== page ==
As expected, Whizz was out there measuring the available width – not only once but many times. ‘It’ll be a squeeze,’ he announced with his usual worried look. He must have been out there half a dozen times but eventually seemed satisfied that the caravan would just fit.
Have you ever towed a caravan? If you haven’t you won’t know that the first time you do it is scary. Driving forwards is all very well although the extra width takes some getting used to, but reversing is another thing altogether. Before owning this caravan, we had a folding camper and took a wrong turn once. The resultant backing and filling, the trailer poking left and right but never in the direction desired, meant that we ended up unhitching it and pushing it where we wanted it to go. This experience left Whizz traumatised, so the caravan we subsequently bought possessed a mover. A mover is a motor attached to the underside of the van that connects with the wheel or the axle or something. A remoted device allows one to drive the caravan in any direction needed. One stressful experience side stepped.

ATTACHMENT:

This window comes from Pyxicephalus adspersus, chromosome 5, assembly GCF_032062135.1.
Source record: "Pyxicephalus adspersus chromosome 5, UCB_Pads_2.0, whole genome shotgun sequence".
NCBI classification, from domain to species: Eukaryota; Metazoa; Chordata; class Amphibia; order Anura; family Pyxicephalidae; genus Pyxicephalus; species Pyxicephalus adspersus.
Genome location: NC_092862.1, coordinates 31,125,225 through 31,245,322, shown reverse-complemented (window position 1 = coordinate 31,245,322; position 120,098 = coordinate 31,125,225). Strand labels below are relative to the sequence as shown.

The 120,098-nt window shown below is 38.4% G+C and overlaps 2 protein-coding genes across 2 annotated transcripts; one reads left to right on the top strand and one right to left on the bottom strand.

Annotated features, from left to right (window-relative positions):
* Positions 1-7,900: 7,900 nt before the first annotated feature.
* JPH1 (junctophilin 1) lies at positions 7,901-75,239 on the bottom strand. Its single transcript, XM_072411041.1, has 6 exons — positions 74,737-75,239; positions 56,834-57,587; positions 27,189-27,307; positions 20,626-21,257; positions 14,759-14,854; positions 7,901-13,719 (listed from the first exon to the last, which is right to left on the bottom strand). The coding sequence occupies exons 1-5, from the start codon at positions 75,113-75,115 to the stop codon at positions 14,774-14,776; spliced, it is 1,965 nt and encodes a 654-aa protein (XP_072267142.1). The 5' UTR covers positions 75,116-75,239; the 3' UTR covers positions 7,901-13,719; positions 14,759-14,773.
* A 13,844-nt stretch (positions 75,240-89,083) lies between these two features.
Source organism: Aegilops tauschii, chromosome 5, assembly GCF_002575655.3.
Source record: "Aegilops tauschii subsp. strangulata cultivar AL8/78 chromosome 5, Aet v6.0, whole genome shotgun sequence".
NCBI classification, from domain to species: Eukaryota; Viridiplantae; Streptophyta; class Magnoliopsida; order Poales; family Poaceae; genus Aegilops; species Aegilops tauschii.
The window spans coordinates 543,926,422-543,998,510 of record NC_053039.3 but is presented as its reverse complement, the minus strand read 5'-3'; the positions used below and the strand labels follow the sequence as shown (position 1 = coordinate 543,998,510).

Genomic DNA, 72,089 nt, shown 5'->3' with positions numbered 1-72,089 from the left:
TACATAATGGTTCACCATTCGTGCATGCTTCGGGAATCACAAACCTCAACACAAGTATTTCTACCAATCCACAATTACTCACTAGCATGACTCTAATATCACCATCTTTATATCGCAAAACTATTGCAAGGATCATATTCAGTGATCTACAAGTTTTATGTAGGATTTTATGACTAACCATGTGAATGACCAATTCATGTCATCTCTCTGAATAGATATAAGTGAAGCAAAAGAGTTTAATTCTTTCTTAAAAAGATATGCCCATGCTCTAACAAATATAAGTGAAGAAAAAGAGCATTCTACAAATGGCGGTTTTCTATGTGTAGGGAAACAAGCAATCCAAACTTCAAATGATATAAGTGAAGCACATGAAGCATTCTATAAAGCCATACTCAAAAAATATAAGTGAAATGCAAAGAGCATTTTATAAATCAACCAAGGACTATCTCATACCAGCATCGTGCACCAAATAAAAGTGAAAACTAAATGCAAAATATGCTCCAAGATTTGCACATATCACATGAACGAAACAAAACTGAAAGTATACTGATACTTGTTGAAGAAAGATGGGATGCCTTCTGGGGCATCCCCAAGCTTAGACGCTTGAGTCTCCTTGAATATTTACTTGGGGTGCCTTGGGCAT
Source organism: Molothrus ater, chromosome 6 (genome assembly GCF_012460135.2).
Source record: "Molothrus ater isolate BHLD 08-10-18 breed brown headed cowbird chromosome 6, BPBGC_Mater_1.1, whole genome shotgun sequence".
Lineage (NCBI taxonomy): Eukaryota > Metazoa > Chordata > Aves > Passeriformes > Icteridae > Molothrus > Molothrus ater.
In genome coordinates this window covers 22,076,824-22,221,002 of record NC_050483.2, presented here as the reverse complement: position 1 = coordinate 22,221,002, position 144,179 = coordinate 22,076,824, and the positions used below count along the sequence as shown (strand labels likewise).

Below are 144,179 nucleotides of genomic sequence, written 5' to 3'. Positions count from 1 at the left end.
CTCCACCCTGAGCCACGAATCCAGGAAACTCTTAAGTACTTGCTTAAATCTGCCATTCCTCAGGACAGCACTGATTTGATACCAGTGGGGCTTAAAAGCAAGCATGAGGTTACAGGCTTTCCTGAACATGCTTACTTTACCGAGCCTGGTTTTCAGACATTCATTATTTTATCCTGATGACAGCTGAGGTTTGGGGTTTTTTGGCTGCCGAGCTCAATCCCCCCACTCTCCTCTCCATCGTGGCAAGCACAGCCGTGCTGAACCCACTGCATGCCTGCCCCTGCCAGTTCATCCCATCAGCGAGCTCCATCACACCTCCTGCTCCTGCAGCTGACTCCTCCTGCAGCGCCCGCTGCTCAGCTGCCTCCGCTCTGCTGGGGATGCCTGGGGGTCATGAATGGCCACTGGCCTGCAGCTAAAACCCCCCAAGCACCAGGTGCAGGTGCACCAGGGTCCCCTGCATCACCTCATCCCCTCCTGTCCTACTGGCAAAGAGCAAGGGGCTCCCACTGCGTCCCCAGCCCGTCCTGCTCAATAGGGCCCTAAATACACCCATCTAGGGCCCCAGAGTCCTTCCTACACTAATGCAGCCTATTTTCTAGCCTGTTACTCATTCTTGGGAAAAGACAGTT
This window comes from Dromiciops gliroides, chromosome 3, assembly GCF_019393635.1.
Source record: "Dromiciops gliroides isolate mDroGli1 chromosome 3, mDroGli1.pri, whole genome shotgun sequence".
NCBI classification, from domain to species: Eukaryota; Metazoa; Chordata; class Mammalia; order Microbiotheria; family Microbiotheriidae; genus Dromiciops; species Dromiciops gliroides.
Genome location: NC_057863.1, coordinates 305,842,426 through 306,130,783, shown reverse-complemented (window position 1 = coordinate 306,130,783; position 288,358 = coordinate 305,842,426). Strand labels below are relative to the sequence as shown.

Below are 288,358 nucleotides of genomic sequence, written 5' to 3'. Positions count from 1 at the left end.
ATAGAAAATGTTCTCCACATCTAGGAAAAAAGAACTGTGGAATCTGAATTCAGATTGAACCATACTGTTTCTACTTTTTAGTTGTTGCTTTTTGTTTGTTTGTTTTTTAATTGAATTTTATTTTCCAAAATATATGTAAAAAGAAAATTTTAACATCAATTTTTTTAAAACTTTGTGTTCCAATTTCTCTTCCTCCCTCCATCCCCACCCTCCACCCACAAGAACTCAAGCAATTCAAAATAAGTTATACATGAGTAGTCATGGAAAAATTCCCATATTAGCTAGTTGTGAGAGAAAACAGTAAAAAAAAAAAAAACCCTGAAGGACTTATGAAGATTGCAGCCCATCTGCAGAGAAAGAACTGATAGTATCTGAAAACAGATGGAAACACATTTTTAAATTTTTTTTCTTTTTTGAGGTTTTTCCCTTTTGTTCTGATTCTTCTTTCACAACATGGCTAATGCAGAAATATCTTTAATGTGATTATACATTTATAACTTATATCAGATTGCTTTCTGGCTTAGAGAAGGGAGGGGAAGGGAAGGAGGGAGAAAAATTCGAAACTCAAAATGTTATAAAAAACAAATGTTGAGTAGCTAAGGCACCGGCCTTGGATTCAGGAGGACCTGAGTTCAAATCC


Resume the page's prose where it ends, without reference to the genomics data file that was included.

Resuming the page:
We pulled up outside the house, unhitched the caravan and engaged the mover. We watched it eerily rotate through ninety degrees and climb, tortoise-like, up the dropped curb. It rolled towards the very narrow gap and stopped. So far, so good. Whizz went ahead and unlatched the gate then inched the van towards himself and the gate
When the caravan reached the half-way point, the gate posts in fact, it became apparent that all that measuring had failed to take into account the camber of the ground. The paviers sloped slightly, away from the house. Only slightly, but enough to bring the top of the van into contact with the gate post and the roof of next door’s shed. The shed had been built right against the fence making it bulge into our property. We would never have noticed this in other circumstances.